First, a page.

Develop a sense of trust. Feeling that you can both be seen, heard, understood and accepted.
Recognise that physical closeness is only one expression of intimacy. Intimacy can be verbal (e.g. telling your partner why you love them or things that you love about them), and it can also be expressed by doing special things.
Acknowledge each other’s need to be autonomous and to make your own decisions sometimes.
Create a safe and open place where you can both express problems, doubts, fears and weaknesses without fear of rejection or punishment.
Be willing to communicate. This often includes sharing feelings, needs and wants. Note: Listening to your partner’s problems does not necessarily mean you are responsible for solving them.
Be open to negotiate your differences with respect and generosity. You are not going to get your own way all the time.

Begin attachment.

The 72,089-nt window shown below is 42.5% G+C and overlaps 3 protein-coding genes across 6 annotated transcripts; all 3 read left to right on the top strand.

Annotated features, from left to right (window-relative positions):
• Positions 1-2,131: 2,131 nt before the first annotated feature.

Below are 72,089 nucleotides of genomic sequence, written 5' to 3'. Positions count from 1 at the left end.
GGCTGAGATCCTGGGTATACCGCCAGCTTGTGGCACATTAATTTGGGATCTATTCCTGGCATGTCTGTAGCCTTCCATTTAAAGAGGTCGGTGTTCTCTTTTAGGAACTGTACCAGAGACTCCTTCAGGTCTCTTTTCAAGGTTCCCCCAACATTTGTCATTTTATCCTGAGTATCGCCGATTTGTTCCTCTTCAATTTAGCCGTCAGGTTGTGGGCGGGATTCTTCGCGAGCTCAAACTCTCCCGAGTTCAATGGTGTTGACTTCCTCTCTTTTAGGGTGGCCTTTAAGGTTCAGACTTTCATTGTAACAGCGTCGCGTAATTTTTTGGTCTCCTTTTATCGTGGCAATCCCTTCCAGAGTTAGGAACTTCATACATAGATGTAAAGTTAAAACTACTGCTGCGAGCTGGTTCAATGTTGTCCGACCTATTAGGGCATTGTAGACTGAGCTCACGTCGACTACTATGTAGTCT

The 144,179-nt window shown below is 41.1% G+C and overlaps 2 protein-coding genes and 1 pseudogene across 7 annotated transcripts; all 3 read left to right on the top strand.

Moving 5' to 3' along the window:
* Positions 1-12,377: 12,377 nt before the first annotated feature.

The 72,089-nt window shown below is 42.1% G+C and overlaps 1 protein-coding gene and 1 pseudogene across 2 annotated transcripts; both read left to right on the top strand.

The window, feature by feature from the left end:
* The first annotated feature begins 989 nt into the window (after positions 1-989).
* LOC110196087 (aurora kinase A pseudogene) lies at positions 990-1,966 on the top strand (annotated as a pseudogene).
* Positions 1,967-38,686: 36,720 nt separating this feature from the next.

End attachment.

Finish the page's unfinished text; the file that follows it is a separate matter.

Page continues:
Be aware of personal issues you bring to the relationship (sometimes called ‘baggage’), and take responsibility for these. Also be aware of the expectations you may place on others and assess how realistic they are.
Regular time alone gives you space to recharge and re-balance. This will allow you to give more in your relationship in the long-run.
Maintain and build a supportive network of friends outside the relationship. No single relationship will meet every need.
Learn to not take things too seriously. This includes yourself, your relationship and life in general. Of course these things are all important to a healthy and happy life, but sometimes we need to take the time to relax.